I thought I'd do a brain dump on the market volatility in light of Steve & Doug's comments to Tuesday's post, along with a great related post by Dr. Brett today. Plus, it will get my mind off the Red Sox who are crumbling faster than investor portfolios. Luckily, I slept through the entire game.
As I do, please keep in mind as always this blog remains my "diary", and that I'm not providing trading advice. Having said that, there are no doubts these are extreme times ... extreme as they've ever been as evidenced among other things by a record high VIX and Dow & ES moves on Friday and Monday that completely obliterated previous records for movement in a day (Friday intraday range record & Monday a net gain record). In fact, according to Briefing.com, prior to Monday, the Dow's record point gain was +499 in March 2000. I believe there may have been a couple of higher % moves, but you get the point.
At the risk of stating the obvious, these are times no one has ever seen. Ever. And I've gotten caught at times. I had a 5% nick in my capital to start last week, and while I've fully recovered and more, have scrambled over the course of the last month a helluva lot than I'd like. Like many others, it has taken me getting whacked on the knees Tonya Harding style at times to keep this year's Bamboo Tree growing. In doing so, here are some lessons I've learned and adjustments I've tried to apply given the current environment.
Sizing - My largest loss a week ago Monday was largely the result of inappropriate sizing as the market was moving against me. That opening 90 minutes had to be among the most sustained selling ever at the open. I haven't traded close to that size since. The only way I've felt comfortable putting any size on lately ... and it's been rare ... is to put a partial position on and add slightly if the trade appears strong and begins to move in my direction so long as there's still adequate profit potential at the point of the second entry. By the way, while I haven't made much over the years trading the DAX, I firmly believe that trading it has greatly helped me adjust to the current ES pace.
During last Monday's personal debacle at the open, I had 500 contracts on at one time. For Friday's open I had a maximum positon of 90, and at today's open I only had 30 on.
Risk Management - Point-based stops are pretty useless in this environment, and if your initial entry is at a less than optimal wholesale entry point, even worse than useless. I've tried to manage by looking for "zones" of entry and through reduced size.
Chart & DOME Management - At various times, I've had to shrink my DOME to only show every other price Tick, or every fourth price Tick (a full point for ES) as well as adjust my 1-minute chart to 2-minute or simply ignore it and focus on the larger timeframe charts. Today's open was a good example where the gap up was clearly a pullback in a longer downtrend, and the lesser charts weren't as important aside from the smaller timeframes confirming the opening move south.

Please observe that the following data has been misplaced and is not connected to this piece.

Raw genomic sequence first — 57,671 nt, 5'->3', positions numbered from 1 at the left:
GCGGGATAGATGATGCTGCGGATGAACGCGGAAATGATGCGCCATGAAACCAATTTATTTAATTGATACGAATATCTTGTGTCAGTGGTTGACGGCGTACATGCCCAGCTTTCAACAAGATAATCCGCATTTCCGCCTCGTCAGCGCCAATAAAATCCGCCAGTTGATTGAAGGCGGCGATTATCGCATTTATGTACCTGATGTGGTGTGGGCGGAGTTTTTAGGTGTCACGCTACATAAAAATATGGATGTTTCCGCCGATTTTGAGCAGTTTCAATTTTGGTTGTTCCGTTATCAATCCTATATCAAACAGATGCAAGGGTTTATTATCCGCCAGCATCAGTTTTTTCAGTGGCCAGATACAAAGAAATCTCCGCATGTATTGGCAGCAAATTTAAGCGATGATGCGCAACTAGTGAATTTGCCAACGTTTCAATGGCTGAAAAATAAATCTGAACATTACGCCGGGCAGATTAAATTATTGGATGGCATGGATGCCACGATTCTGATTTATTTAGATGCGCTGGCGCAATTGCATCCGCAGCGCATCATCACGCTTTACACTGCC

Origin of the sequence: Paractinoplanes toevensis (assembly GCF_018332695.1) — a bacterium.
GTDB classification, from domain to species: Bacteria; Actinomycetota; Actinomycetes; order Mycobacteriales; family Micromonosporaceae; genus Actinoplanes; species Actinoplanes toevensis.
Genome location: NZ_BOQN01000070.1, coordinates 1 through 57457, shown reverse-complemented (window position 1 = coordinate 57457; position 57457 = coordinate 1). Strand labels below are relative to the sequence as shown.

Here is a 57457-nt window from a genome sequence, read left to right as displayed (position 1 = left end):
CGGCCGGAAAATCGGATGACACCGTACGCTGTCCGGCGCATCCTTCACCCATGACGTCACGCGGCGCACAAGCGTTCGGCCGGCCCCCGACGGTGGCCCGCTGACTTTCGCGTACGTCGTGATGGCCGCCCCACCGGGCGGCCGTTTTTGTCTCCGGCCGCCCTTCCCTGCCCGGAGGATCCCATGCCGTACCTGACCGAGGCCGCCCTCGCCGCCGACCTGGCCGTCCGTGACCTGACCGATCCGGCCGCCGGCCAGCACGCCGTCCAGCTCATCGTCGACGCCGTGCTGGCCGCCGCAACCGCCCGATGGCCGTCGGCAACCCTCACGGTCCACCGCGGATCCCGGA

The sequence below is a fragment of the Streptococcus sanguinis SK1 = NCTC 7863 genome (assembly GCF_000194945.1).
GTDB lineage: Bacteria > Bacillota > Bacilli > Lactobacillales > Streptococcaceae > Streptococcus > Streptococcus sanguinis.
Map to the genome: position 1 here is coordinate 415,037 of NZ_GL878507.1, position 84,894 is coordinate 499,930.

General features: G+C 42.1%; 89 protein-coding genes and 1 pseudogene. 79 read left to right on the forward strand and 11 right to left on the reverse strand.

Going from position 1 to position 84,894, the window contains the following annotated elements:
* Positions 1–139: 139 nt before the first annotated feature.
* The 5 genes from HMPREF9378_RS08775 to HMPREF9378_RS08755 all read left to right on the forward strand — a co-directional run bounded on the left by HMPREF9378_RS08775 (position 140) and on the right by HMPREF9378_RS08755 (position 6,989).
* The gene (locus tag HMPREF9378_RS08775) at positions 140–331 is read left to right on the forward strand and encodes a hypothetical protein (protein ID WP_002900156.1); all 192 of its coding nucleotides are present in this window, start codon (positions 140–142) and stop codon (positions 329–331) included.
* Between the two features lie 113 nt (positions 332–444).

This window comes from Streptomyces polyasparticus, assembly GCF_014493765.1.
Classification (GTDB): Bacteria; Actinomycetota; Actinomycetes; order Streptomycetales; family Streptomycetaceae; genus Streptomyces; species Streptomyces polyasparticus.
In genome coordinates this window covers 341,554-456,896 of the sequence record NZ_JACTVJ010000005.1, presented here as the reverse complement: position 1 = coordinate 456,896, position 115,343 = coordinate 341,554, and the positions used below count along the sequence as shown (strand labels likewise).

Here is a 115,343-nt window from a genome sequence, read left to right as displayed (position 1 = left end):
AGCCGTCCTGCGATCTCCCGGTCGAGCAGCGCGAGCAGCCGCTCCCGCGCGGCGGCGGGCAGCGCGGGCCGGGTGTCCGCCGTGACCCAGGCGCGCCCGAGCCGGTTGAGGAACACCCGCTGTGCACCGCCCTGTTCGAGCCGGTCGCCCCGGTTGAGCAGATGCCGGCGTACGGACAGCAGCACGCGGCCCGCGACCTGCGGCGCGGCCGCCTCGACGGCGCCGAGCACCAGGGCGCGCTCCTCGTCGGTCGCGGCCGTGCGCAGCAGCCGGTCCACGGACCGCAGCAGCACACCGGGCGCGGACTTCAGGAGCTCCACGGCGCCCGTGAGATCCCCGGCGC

I've also found three line break charts helpful in filtering out much of the noise. Keep in mind 3LB requires a sustained trade above or below the current trend parameters to reverse, so a whipsaw 4 point swing that doesn't hold doesn't change the current trend in play ... assuming of course the market is trending on that timeframe, which it may not. Having said that, if one is fading extremes on clear overextensions -- a dangerous game at times in these conditions where extreme gets redefined hourly -- 3LB will always be against you. For example, the 1-min didn't turn north on Friday's open until ES had bounced significantly off the bottom.
I mentioned in the video the other day that sitting out "was and wasn't" an option ... with "was" being a possible scenario it we felt we couldn't trade a certain market. Perhaps keeping in mind the market will always be here, and that -- depending on our age -- we have thousands of days to trade over the course of a career will help us maintain the proper perspective in the current environment.
For the nimble, the current opportunities are there as emotions are at their historic peak. However, it only takes being being slightly off our game or one distraction or wrong move for opportunity to morph into losses which can easily accelerate as frustration and the market combine to provide a double whammy. That alone though doesn't make us "bad traders" ... I consider myself to be a good trader who makes occasional bad decisions.
These are historic times where defense may be more important as offense.
The market will always be here.